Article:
Most first-time visitors to London head straight for the ‘must-see’ tourist sites: Buckingham Palace, St Paul’s, Trafalgar Square, Tower of London. Or to Harrod’s for shopping – no, just browsing, as our Rand is now effectively small change.
Many pose for a photograph “supporting” Big Ben (actually that’s the tower from which ‘Big Ben’, the bell of the north-facing clock, famously chimes).
Apart from the popular London Eye all of these attractions are north of the River Thames, where the Romans built a settlement they called Londinium way back around the year 43. It’s because they deemed it the nicer side – less prone to flooding and easier to defend.
But for now I turn my back on that side of London – at least for a day or two – for there’s lots to see on the south bank.
Long considered the ugly stepsister to the metropolis, with a sordid reputation to match, the Bankside area of Southwark is fast becoming fashionable. Even the venerable Financial Times now has its headquarters at One Southwark Bridge.
Bridges have always been key to life in London – not a sentiment the watermen, who for centuries provided transport across the Thames, would agree with. Like today’s taxi drivers they were exceedingly rude, often even demanding a higher fare midstream. And getting their passengers suspiciously fall overboard and drown. The watermen are long gone, but I found one the few remaining stairs where they picked up passengers; most were built over when the Thames was embanked.
London Bridge has always been there to connect the city with Kent and Surrey. Actually, not. Since Roman times there have been at least four structures called London Bridge. The last one was sold to an American who reassembled it stone for stone in Arizona, leaving the British capital with a rather uninspiring replacement.
From St Paul’s I stroll across the Norman Foster inspired Millennium Bridge. The view is much nicer than riding the Tube that runs blind underneath the Thames. It brings me to the Tate Modern, the converted Bankside power station that is home to London’s impressive collection of contemporary art.
Further along is Shakespeare’s Globe, a half-timbered theatre modelled on the 16th century playhouses like the Swan and the Rose. This 3 000-seat replica Globe was opened in 1997 near the site of the Rose Theatre destroyed in the 1700s, the foundations of which are currently being excavated.
Of course, theatres and actors were not only frowned upon in centuries gone by; the Puritans closed them down and persecuted the owners.
In its bad day Southwark was a notorious hideout for miscreants who robbed and murdered in London, then hotfooted it across the river to hole up here beyond jurisdiction of the city authorities. It was for exactly this reason that the area offered all sorts of illicit entertainment: theatres, gambling dens, brothels and taverns. Bear-baiting, bloody spectacle as it undoubtedly was, pitted packs of mastiffs against a chained animal, making – or losing – punters lots in betting money.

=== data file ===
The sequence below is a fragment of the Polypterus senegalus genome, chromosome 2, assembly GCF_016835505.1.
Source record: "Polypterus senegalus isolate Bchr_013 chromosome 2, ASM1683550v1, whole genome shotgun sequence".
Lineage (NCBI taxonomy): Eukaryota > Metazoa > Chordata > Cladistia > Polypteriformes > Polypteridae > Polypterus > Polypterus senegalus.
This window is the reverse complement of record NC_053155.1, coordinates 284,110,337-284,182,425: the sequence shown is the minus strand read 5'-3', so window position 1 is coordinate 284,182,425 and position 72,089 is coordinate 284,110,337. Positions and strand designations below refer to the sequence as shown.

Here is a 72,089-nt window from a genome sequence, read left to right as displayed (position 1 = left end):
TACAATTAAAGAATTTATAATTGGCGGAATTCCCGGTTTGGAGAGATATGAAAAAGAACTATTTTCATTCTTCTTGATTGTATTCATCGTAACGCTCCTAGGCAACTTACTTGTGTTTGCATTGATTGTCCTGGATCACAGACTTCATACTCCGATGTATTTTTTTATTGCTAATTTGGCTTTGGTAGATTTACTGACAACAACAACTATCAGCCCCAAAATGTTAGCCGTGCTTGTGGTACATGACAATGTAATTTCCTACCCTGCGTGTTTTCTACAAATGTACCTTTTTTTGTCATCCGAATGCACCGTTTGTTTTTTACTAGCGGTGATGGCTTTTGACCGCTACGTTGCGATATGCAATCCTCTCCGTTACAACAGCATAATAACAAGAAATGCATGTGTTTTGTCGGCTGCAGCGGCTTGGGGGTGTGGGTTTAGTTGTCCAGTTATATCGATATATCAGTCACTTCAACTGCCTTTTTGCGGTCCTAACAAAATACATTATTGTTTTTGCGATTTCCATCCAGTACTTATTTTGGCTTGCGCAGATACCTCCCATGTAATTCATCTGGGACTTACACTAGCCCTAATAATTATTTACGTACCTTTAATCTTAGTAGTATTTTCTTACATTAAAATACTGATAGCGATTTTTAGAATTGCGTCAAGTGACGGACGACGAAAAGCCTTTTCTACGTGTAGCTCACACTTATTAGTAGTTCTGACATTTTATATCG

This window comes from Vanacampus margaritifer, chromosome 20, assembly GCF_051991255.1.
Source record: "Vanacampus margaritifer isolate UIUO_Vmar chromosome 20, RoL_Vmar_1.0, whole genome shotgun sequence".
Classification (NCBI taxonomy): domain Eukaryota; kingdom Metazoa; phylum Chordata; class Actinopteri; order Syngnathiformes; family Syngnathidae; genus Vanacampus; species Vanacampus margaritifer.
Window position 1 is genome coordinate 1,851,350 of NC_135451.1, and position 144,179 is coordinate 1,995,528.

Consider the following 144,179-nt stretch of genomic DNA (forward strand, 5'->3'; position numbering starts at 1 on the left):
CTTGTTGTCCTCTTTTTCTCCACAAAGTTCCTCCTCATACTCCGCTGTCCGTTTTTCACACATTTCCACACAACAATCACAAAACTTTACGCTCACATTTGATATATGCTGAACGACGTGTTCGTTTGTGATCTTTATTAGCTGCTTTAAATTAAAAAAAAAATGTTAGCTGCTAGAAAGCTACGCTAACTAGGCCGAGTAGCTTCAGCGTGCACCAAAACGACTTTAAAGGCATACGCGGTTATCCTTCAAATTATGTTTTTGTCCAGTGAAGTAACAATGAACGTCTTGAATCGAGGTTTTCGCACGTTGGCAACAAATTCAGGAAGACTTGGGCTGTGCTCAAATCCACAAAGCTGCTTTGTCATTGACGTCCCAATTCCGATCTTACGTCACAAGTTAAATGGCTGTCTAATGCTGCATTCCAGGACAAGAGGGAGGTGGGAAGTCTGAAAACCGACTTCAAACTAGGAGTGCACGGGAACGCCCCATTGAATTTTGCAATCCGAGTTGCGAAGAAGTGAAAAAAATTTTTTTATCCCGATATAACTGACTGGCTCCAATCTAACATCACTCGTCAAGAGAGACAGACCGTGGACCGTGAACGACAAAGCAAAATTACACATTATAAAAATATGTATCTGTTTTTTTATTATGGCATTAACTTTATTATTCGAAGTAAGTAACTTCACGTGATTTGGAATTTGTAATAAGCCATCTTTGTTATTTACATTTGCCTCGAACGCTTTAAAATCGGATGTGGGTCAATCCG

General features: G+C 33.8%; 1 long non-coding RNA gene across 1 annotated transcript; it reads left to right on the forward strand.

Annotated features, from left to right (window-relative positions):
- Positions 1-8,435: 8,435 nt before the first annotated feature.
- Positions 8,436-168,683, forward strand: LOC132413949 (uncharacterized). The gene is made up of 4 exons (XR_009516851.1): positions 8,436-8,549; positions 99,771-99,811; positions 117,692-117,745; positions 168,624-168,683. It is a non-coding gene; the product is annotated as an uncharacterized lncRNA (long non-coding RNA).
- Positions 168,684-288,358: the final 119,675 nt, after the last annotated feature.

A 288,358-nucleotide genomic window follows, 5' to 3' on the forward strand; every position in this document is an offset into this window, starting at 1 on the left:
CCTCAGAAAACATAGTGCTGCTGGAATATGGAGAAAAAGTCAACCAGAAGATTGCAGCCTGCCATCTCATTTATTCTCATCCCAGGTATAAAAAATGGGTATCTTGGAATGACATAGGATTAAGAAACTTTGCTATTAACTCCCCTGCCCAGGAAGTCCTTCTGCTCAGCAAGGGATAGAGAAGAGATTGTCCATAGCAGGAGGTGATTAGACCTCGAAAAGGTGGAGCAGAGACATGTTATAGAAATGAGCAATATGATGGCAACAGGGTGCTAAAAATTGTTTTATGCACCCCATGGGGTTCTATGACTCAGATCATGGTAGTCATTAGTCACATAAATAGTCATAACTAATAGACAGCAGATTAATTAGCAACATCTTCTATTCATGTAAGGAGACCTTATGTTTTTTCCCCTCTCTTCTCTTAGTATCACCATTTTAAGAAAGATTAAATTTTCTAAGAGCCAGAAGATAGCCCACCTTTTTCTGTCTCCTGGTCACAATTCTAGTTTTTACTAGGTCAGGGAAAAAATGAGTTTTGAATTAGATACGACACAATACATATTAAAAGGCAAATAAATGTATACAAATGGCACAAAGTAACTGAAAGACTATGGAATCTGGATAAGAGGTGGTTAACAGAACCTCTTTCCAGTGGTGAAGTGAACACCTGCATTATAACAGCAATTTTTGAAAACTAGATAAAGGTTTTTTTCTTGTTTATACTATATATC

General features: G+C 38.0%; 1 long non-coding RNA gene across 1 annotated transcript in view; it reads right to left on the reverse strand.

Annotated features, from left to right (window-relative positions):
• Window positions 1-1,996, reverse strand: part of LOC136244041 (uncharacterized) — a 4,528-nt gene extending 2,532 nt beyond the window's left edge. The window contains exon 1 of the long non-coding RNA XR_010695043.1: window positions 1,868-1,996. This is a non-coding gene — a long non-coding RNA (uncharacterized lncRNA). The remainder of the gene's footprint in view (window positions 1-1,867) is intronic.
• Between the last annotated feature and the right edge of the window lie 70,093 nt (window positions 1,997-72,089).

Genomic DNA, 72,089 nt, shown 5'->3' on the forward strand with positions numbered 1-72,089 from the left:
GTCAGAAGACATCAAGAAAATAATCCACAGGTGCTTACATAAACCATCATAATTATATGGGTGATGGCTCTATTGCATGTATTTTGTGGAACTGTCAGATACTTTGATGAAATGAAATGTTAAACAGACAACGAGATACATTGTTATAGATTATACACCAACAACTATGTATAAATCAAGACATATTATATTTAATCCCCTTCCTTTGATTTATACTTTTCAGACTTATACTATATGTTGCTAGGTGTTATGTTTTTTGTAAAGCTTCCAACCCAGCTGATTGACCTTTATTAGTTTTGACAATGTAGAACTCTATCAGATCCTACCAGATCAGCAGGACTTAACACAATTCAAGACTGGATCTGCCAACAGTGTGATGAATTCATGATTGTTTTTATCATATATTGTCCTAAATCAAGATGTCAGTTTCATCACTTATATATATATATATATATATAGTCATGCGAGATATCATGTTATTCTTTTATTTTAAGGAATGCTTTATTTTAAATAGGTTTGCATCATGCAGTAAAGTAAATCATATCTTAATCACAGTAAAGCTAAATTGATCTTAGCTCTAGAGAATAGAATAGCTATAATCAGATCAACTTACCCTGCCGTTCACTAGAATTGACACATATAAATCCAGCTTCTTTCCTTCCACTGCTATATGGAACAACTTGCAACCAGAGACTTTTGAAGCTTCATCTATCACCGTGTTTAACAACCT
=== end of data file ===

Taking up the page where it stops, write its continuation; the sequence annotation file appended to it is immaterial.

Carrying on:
Brothels known as the ‘stewes’ operated from the coaching inns and taverns – of which there were scores here – under license from the corrupt Bishop of Winchester who resided in an impressive riverside palace in Southwark.
Travellers heading in and out of London often spent the night at the inns as London Bridge was closed to traffic after hours. I seek out some of the old taverns: the George Inn (only surviving galleried coaching inn on Borough High Street), the White Hart (where Charles Dickens often had a pint), the Queen’s Head. Chaucer’s pilgrims, starting their fictional journey south in The Canterbury Tales, departed from the Tabard (now called ‘Talbot’):
“In Southwark at the Tabard as I lay / Ready to wander on my pilgrimage / To Canterbury with full courage.”
Those who ended up in debt or somehow annoyed the Bishop of Winchester could end up in prison. With his palace outside the city’s jurisdiction, many a soul languished in the Clink – today a somewhat overrated museum. Of the massive palace of the bishops only a section of the Great Hall remains.
The Anchor, one of the last of the licensed inns from the 1600s is today a colourful pub on Bankside Road. Recent renovations have led to criticism that it has turned into just another tourist trap. But hey, most of London is a tourist trap! Besides, I see many locals here, too. It offers ‘hand-battered cod fillet & chips’ with garden peas – ‘a classic British favourite’ – for about £11, or Sunday roast, which goes down well with a pint of ‘Ghost Ship’ ale.
It was to The Anchor that famous diarist Samuel Pepys retreated in panic as fire ‘rained’ on his head when he was on the Thames during the Great Fire of 1666. “When we could endure no more upon the water, we went to a little alehouse on the Bankside,” he wrote. From here he witnessed the inferno devouring most of his beloved city, including Old St Paul’s.